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Friday, 15 November 2013

We have stairs!

Yes, we can now go upstairs without venturing outside! The builders have had to go home for a few days so kindly put the stairs roughly in place for us before they went off. Such (almost) luxury. We have had to block the space between kitchen and loft with the chick pen and cardboard to stop any unwelcome visitors, so a bit draughty still. But we are getting there.


 There is more floor space than we thought there would be.
 The cellar doors are staying and there is still plenty of room to get big stuff in and out.

 We might be putting a set of curtains between the kitchen and stairs for the coldest of weather when we will have a fire upstairs.
 The cardboard vermin barrier.


The new bedroom door has been specially built and comes with frame and everything all in place so just needed slotting in place. The carpenter made it to match the other doors though it is narrower to fit the space we had without having to alter the roof. As the weather has suddenly turned autumnal we can now leave the door open to catch any rising heat from the fire in the kitchen in the bedroom. When it gets really cold...and hopefully that will not be until the loft space is blocked in....we will light the upstairs fire too and the whole should stay warm.

We have decided to put a new work top the whole width of the kitchen, with cupboards under, to replace the temporary shelves. The workspace I have now is tiny and this will be big enough for kettle, toaster and washing up. After looking around and seeing some very poor quality laminated tops we have ordered a specially made wooden one from the wood yard where we get our timber from. The shelves and cupboard doors can be another winter project for Dave.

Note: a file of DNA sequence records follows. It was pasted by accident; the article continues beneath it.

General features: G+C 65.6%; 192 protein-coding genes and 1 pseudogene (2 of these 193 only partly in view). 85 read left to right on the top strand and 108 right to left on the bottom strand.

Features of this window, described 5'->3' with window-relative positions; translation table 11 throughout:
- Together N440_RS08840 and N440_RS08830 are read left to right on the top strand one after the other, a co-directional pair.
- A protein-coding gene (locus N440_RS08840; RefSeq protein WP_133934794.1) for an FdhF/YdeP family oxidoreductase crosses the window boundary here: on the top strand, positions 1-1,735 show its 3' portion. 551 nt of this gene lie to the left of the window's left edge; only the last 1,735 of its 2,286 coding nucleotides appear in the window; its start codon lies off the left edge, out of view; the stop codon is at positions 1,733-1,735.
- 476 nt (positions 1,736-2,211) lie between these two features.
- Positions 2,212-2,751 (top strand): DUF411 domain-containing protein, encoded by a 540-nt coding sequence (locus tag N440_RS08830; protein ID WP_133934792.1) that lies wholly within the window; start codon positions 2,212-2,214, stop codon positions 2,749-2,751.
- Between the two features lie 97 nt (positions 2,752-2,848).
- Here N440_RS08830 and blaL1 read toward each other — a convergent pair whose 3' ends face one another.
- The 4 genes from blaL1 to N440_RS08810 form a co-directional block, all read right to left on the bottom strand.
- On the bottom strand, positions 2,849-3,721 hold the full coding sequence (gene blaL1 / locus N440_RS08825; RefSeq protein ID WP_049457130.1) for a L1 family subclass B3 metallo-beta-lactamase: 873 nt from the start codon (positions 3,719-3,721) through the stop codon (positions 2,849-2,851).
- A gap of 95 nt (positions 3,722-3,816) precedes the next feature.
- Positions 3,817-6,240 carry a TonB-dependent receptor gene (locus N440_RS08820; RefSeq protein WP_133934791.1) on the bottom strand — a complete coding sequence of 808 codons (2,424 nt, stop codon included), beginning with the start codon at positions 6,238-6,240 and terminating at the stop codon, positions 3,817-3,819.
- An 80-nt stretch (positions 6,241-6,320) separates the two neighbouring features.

We had a lovely surprise parcel the other day. We have ordered some stuff from Amazon and when an ex-pat turned up with a parcel saying it had been doing the rounds (the address was perfectly written and clear!) we thought it was something we were expecting. It felt a bit light though, and as I opened it I got more and more confused. It was a parcel fronm Dave's old office containing two Cadbury's Advent calendars, a couple of party blow thingies (that should freak Bonnie out!) a load of confetti, tinsel, Christmas card and wrapping paper featuring the whole team in party mode. I felt really emotional, it was such a nice thing to do. Dave is missing his work mates so much and unfortunately they are always so busy if he rings. They are always short staffed and emergencies come thick and fast, so no change there. So Christmas came early here, the first time we have had a card in early November.


The scenery is definitely autumnal now. There is often a mist on the horizon and we can now spot birds of prey sitting in the trees. Unfortunately they tend to fly off before we get close enough for a photo with my camera, which is the one we take out with us when shopping. So all photos a blurred and it impossible to make out what the birds are. We are presuming they are common buzzards usually, though we have seen eagles and kestrels too. There are a lot of jays about too, which you only catch glimpses of when the trees are in full leaf.